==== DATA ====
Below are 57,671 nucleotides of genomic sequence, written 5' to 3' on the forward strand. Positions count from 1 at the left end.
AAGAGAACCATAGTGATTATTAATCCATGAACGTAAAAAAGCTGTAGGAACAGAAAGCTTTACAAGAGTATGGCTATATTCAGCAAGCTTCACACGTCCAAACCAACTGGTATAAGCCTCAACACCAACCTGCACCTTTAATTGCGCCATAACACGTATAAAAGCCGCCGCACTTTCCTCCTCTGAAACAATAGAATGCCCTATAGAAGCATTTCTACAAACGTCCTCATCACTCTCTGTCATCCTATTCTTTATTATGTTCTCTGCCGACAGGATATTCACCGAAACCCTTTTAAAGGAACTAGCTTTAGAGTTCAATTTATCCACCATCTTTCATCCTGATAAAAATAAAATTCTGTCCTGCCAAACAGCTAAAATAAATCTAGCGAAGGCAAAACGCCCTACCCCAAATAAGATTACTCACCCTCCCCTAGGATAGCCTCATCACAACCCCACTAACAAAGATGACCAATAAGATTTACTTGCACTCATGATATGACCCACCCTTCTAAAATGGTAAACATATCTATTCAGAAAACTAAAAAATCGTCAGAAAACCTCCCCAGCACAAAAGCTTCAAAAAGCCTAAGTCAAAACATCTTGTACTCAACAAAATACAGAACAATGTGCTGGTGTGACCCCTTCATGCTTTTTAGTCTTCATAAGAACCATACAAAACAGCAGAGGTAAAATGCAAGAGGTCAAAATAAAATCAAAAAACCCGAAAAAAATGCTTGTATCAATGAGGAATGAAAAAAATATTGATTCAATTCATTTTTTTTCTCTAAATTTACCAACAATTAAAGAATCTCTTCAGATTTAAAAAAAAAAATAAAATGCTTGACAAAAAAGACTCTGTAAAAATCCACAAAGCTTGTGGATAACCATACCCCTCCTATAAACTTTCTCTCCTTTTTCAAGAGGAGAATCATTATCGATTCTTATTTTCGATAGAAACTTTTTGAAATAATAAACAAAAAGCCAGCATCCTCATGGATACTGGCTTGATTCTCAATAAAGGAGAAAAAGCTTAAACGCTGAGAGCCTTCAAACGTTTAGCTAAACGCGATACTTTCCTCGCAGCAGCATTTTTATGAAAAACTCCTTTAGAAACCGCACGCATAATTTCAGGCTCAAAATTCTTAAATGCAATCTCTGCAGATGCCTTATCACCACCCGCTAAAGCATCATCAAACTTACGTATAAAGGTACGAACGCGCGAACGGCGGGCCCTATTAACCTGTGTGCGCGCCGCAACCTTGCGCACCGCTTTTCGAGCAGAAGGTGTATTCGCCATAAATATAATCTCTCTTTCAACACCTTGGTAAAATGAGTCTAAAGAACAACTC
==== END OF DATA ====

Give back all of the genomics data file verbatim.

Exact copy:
Below are 57,671 nucleotides of genomic sequence, written 5' to 3' on the forward strand. Positions count from 1 at the left end.
AAGAGAACCATAGTGATTATTAATCCATGAACGTAAAAAAGCTGTAGGAACAGAAAGCTTTACAAGAGTATGGCTATATTCAGCAAGCTTCACACGTCCAAACCAACTGGTATAAGCCTCAACACCAACCTGCACCTTTAATTGCGCCATAACACGTATAAAAGCCGCCGCACTTTCCTCCTCTGAAACAATAGAATGCCCTATAGAAGCATTTCTACAAACGTCCTCATCACTCTCTGTCATCCTATTCTTTATTATGTTCTCTGCCGACAGGATATTCACCGAAACCCTTTTAAAGGAACTAGCTTTAGAGTTCAATTTATCCACCATCTTTCATCCTGATAAAAATAAAATTCTGTCCTGCCAAACAGCTAAAATAAATCTAGCGAAGGCAAAACGCCCTACCCCAAATAAGATTACTCACCCTCCCCTAGGATAGCCTCATCACAACCCCACTAACAAAGATGACCAATAAGATTTACTTGCACTCATGATATGACCCACCCTTCTAAAATGGTAAACATATCTATTCAGAAAACTAAAAAATCGTCAGAAAACCTCCCCAGCACAAAAGCTTCAAAAAGCCTAAGTCAAAACATCTTGTACTCAACAAAATACAGAACAATGTGCTGGTGTGACCCCTTCATGCTTTTTAGTCTTCATAAGAACCATACAAAACAGCAGAGGTAAAATGCAAGAGGTCAAAATAAAATCAAAAAACCCGAAAAAAATGCTTGTATCAATGAGGAATGAAAAAAATATTGATTCAATTCATTTTTTTTCTCTAAATTTACCAACAATTAAAGAATCTCTTCAGATTTAAAAAAAAAAATAAAATGCTTGACAAAAAAGACTCTGTAAAAATCCACAAAGCTTGTGGATAACCATACCCCTCCTATAAACTTTCTCTCCTTTTTCAAGAGGAGAATCATTATCGATTCTTATTTTCGATAGAAACTTTTTGAAATAATAAACAAAAAGCCAGCATCCTCATGGATACTGGCTTGATTCTCAATAAAGGAGAAAAAGCTTAAACGCTGAGAGCCTTCAAACGTTTAGCTAAACGCGATACTTTCCTCGCAGCAGCATTTTTATGAAAAACTCCTTTAGAAACCGCACGCATAATTTCAGGCTCAAAATTCTTAAATGCAATCTCTGCAGATGCCTTATCACCACCCGCTAAAGCATCATCAAACTTACGTATAAAGGTACGAACGCGCGAACGGCGGGCCCTATTAACCTGTGTGCGCGCCGCAACCTTGCGCACCGCTTTTCGAGCAGAAGGTGTATTCGCCATAAATATAATCTCTCTTTCAACACCTTGGTAAAATGAGTCTAAAGAACAACTC